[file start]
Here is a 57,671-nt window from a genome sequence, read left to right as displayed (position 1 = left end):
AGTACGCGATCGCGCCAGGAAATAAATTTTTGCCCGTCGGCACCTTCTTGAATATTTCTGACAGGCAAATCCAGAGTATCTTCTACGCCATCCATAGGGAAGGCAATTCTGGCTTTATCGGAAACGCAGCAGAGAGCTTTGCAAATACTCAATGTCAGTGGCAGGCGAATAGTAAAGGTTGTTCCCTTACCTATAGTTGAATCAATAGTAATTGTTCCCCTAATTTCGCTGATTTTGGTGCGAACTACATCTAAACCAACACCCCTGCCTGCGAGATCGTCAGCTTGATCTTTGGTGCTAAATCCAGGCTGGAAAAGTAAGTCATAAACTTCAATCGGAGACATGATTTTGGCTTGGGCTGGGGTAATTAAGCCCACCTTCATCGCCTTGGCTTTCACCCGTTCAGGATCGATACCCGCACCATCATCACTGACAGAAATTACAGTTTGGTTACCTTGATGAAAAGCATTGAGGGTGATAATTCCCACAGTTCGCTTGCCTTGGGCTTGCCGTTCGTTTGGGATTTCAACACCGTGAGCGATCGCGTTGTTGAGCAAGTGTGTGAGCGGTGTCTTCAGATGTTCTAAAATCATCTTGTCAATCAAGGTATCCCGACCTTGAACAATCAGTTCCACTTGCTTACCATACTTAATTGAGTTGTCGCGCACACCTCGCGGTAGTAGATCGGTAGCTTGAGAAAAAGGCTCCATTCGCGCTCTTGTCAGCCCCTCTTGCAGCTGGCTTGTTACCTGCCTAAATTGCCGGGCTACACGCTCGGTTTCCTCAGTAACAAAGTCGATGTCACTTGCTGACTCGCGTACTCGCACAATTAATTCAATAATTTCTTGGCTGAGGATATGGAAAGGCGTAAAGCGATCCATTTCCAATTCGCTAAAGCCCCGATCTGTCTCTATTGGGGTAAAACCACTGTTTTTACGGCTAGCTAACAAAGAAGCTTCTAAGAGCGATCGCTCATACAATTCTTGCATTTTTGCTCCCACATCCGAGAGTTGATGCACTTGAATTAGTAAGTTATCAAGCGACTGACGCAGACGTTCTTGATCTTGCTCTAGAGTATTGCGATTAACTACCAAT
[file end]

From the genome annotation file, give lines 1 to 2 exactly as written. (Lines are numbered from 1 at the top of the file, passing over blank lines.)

Here is a 57,671-nt window from a genome sequence, read left to right as displayed (position 1 = left end):
AGTACGCGATCGCGCCAGGAAATAAATTTTTGCCCGTCGGCACCTTCTTGAATATTTCTGACAGGCAAATCCAGAGTATCTTCTACGCCATCCATAGGGAAGGCAATTCTGGCTTTATCGGAAACGCAGCAGAGAGCTTTGCAAATACTCAATGTCAGTGGCAGGCGAATAGTAAAGGTTGTTCCCTTACCTATAGTTGAATCAATAGTAATTGTTCCCCTAATTTCGCTGATTTTGGTGCGAACTACATCTAAACCAACACCCCTGCCTGCGAGATCGTCAGCTTGATCTTTGGTGCTAAATCCAGGCTGGAAAAGTAAGTCATAAACTTCAATCGGAGACATGATTTTGGCTTGGGCTGGGGTAATTAAGCCCACCTTCATCGCCTTGGCTTTCACCCGTTCAGGATCGATACCCGCACCATCATCACTGACAGAAATTACAGTTTGGTTACCTTGATGAAAAGCATTGAGGGTGATAATTCCCACAGTTCGCTTGCCTTGGGCTTGCCGTTCGTTTGGGATTTCAACACCGTGAGCGATCGCGTTGTTGAGCAAGTGTGTGAGCGGTGTCTTCAGATGTTCTAAAATCATCTTGTCAATCAAGGTATCCCGACCTTGAACAATCAGTTCCACTTGCTTACCATACTTAATTGAGTTGTCGCGCACACCTCGCGGTAGTAGATCGGTAGCTTGAGAAAAAGGCTCCATTCGCGCTCTTGTCAGCCCCTCTTGCAGCTGGCTTGTTACCTGCCTAAATTGCCGGGCTACACGCTCGGTTTCCTCAGTAACAAAGTCGATGTCACTTGCTGACTCGCGTACTCGCACAATTAATTCAATAATTTCTTGGCTGAGGATATGGAAAGGCGTAAAGCGATCCATTTCCAATTCGCTAAAGCCCCGATCTGTCTCTATTGGGGTAAAACCACTGTTTTTACGGCTAGCTAACAAAGAAGCTTCTAAGAGCGATCGCTCATACAATTCTTGCATTTTTGCTCCCACATCCGAGAGTTGATGCACTTGAATTAGTAAGTTATCAAGCGACTGACGCAGACGTTCTTGATCTTGCTCTAGAGTATTGCGATTAACTACCAAT